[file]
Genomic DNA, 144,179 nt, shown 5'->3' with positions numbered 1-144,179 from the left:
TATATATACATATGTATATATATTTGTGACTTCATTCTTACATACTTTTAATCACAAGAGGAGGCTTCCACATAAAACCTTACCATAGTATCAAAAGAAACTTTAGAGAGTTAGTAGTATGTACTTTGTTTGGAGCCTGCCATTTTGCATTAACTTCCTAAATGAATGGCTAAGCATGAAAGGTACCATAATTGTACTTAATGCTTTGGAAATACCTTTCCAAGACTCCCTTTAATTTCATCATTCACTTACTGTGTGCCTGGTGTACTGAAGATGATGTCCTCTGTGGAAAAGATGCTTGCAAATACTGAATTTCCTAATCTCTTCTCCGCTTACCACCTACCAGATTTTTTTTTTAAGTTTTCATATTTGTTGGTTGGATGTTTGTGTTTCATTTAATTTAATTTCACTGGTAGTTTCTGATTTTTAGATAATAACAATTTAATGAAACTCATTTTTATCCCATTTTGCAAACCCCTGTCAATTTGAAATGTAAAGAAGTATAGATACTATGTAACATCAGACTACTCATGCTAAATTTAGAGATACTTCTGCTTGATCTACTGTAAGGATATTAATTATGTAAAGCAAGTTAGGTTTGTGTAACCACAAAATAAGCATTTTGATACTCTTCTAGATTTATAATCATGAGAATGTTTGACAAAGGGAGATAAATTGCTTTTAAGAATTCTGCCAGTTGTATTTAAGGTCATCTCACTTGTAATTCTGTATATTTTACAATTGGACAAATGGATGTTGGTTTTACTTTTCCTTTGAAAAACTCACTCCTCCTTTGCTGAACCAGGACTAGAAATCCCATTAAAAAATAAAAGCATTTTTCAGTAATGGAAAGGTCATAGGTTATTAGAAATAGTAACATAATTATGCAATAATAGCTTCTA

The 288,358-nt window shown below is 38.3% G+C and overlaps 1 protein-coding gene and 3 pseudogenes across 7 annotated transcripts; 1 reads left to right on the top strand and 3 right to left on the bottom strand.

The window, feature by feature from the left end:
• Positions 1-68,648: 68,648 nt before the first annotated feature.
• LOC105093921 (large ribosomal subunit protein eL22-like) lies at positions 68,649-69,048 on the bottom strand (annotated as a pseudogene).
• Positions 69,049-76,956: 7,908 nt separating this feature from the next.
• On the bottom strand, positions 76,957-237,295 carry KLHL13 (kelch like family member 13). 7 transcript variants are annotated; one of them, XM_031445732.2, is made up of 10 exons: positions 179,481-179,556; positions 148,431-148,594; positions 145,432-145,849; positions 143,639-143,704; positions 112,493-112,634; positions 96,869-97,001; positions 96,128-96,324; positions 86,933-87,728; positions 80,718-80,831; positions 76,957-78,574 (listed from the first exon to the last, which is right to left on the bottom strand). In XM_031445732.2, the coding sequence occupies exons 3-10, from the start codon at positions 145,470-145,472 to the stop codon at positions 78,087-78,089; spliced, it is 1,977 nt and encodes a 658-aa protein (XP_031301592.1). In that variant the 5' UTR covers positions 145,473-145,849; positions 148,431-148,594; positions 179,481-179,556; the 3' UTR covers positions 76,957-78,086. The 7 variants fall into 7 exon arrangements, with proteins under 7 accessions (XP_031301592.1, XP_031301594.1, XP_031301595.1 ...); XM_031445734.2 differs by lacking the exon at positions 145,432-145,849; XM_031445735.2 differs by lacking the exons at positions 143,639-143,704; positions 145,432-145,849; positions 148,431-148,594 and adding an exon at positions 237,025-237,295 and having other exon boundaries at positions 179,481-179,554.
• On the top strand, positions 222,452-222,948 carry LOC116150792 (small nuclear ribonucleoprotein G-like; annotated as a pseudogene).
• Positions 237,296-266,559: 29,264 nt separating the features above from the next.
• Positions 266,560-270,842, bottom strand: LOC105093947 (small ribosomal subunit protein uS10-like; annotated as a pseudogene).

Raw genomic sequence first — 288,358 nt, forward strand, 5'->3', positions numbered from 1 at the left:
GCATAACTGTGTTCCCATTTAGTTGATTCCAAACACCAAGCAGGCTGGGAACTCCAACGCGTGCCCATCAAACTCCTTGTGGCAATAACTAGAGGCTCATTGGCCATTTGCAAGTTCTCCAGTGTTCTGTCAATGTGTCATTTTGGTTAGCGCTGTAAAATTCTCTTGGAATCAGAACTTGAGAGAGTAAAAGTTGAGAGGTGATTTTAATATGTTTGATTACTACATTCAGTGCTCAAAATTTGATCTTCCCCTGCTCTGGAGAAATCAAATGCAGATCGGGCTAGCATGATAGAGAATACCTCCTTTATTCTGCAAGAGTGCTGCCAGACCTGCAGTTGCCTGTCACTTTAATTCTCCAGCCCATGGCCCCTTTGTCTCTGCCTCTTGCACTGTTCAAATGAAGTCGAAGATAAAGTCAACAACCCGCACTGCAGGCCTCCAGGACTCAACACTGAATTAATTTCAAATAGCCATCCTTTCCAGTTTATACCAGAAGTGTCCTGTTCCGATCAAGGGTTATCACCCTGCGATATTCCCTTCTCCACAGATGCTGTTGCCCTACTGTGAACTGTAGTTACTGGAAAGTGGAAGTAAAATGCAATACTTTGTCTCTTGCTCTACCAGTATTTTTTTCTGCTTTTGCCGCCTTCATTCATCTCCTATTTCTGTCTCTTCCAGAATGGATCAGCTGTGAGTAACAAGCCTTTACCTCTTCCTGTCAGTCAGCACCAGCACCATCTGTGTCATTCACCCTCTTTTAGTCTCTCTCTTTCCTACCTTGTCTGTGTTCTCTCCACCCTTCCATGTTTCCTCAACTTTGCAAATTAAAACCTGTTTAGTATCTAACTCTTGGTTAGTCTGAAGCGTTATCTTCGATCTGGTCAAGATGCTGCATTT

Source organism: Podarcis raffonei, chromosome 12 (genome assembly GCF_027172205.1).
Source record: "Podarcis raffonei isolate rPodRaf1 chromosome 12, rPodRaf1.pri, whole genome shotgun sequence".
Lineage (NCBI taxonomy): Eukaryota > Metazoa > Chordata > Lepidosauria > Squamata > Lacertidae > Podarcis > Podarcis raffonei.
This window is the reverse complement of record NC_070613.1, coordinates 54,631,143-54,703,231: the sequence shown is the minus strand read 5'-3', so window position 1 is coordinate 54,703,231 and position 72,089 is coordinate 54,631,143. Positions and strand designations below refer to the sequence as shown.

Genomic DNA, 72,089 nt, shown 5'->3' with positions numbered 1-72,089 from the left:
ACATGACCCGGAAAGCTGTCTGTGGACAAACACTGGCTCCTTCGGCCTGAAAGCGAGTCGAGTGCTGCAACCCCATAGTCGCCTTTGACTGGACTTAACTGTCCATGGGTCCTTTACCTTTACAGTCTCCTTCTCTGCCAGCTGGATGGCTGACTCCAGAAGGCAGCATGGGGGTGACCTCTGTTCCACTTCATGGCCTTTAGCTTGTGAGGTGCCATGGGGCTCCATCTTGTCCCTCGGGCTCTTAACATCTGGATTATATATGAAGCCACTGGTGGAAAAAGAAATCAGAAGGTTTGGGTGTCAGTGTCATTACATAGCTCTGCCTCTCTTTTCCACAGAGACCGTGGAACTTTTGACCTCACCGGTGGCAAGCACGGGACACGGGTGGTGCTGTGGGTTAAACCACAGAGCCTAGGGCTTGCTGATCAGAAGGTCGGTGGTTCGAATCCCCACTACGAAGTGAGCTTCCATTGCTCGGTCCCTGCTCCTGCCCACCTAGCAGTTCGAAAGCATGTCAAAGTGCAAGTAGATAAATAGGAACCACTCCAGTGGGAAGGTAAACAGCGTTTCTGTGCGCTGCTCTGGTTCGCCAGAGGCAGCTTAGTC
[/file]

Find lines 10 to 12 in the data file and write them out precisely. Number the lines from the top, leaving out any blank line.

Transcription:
• Positions 237,296-266,559: 29,264 nt separating the features above from the next.
• Positions 266,560-270,842, bottom strand: LOC105093947 (small ribosomal subunit protein uS10-like; annotated as a pseudogene).

Raw genomic sequence first — 288,358 nt, forward strand, 5'->3', positions numbered from 1 at the left: